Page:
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Andrey Ivchenko’s Truly ‘Stranger Things’

The actor discusses fight scenes, fan attention and bringing Russian Terminator energy to the show's third season.

Andrey Ivchenko Stranger Things / Netflix

After two seasons, fans of the hit Netflix series “Stranger Things” were used to things being pretty strange — whether it’s the threat of creatures from an alternate dimension or a young girl with psychokinetic powers. 

But few expected that in the third season, released on July 4, a vast Russian conspiracy would descend upon the town of Hawkins, Indiana. 

Early on in the new season, viewers learn about a secret Russian laboratory built beneath Hawkins’ new shopping mall where scientists are working to open the gateway to the Upside Down and unleash its horrors into the real world. 

Before long, two of the show’s main characters, Steve and Dustin, are interpreting Russian radio transmissions with the help of Robin, Steve’s fellow ice-cream scooper with a rare knack for languages. The code they decipher sends them on a mission to figure out what the “evil Russians” are really up to.

Andrey Ivchenko, a Soviet-born actor who now lives in the U.S., signed on to the “Stranger Things” cast to play Grigori, the Russian hitman with a cold, machine-like demeanor and terrifying combat prowess. When he’s not securing shady land deals for the Russian operation with Hawkins’ mayor, Grigori is a deadly assassin who will stop at nothing to keep the show’s protagonists from learning the truth about the Russians’ activities. 

The Moscow Times spoke with Ivchenko about Grigori, paying tribute to The Terminator and playing an “evil Russian” for a largely American audience.

(Answers have been edited for clarity and length.)

For our readers who don’t watch the show — just how strange do things get this season?

With all honesty, things get very strange very quickly. Don’t want to give out any spoilers for people who haven’t watched it yet. 

Andrey Ivchenko Ben Cope

This season plays on Americans’ Cold War fear of Russians during the 1980s. Like a lot of trends from that time period, the Cold War has made a comeback in pop culture, in shows like “The Americans.” What was it like to portray a Russian for a largely American audience?

It felt great! Yes, that period has resurfaced back in television and film projects. The Duffer [Brothers, the showrunners] incorporated a lot of [references to] movies from the 80s — and at that time, the Cold War theme was very popular in Hollywood. My character’s prototype was Arnold Schwarzenegger’s Terminator, but the Duffer Brothers trusted me to make it my own. It was a lot of work, but also a lot of fun to portray Grigori.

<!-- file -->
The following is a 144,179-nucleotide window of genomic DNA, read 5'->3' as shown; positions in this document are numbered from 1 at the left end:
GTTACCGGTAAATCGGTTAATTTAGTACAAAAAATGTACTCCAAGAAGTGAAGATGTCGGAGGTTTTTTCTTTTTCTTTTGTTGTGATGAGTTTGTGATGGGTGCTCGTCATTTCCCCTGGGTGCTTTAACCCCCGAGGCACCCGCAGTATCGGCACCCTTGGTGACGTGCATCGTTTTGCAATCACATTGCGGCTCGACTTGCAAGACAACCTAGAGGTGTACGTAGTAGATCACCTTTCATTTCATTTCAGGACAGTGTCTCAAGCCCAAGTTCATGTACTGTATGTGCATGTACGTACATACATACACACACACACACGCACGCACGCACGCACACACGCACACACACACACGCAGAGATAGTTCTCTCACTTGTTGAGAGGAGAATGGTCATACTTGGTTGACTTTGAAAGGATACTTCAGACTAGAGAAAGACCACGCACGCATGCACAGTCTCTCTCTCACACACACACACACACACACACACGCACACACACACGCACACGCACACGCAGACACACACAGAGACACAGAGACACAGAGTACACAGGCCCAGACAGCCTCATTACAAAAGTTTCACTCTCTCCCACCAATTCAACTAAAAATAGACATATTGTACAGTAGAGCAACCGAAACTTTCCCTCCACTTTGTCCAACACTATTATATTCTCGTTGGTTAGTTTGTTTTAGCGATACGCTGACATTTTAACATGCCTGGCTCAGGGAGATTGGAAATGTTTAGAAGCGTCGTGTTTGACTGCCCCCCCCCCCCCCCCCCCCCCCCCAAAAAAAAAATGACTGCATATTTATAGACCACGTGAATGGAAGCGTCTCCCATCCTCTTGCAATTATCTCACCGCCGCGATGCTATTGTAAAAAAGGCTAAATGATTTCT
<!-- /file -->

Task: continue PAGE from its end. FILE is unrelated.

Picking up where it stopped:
Did you study those movies before filming to get Schwarzenegger’s mannerisms as The Terminator down?

I didn’t have to study anything about Schwarzenegger’s Terminator, because I’ve watched that movie so many times that I know the Terminator character like the back of my hand. I didn’t even think about it while I was filming, it just came naturally. 

You’re originally from Soviet Ukraine and now live in the U.S. Did you grow up speaking Russian — and if not, was it a challenge to get the authentic Russian accent down?

As all the people who were born and raised in the Soviet Union, I grew up speaking Russian and I have my natural accent in the show. 

Had you watched the show before auditioning for the role? What drew you to the project?

I’ve been a fan of the show from the first season and I’m always excited when a new season comes out. What’s not to draw you to this project? From the story, to the time period, to the cast I was working with, to the creators.... everything about being a part of this project was a dream come true. 

Do you have any favorite stories from filming?

While David [Harbour, who plays Sheriff Hopper] and I were shooting the fight scene in the basement, Winona [Ryder] meant to throw the gun to David, but instead when she threw it, David didn’t catch it and it slid under my leg, which wasn’t planned. But it looked so cool on camera that they ended up keeping that take and using it for the final cut. 

Did you do your own stunts? How hard was it to film your fight scenes?

The majority of the fight scenes I did myself, but there are parts of the fight that required me to have a stunt double. To film those scenes, it was very physically challenging, with long hours and many takes. After those scenes my body was black and blue, but in the final cut those fights look phenomenal. 

What has the fan response and attention been like? Do people recognize you on the street?

The fan response and attention on social media are overwhelming, but very positive and encouraging. People recognize me on the street and ask to take the pictures or autograph posters. I just came back from San Diego Comic-Con and it was a bit of madness, but exciting. It’s very nice to see how supportive the fans have been. 

How do you feel about how things ended for Grigori? Did you know about his fate before you began filming, or did it come as a surprise?

Personally, I’d love for Grigori to be alive and continue to entertain the audience in season 4, but it’s not up to me. Typically, the bad guy doesn’t get to live, so his fate didn’t come as a surprise to me. However, I didn’t know about his final destiny until about halfway through filming. 

Given the tense situation between the U.S. and Russia, do you find yourself feeling like an ambassador for Russia or Ukraine?

Honestly, I don’t feel like an ambassador of either country. I left Ukraine a long time ago and the U.S. is my country now. But despite what the situation is nowadays in the political arena, people will always find common ground. 

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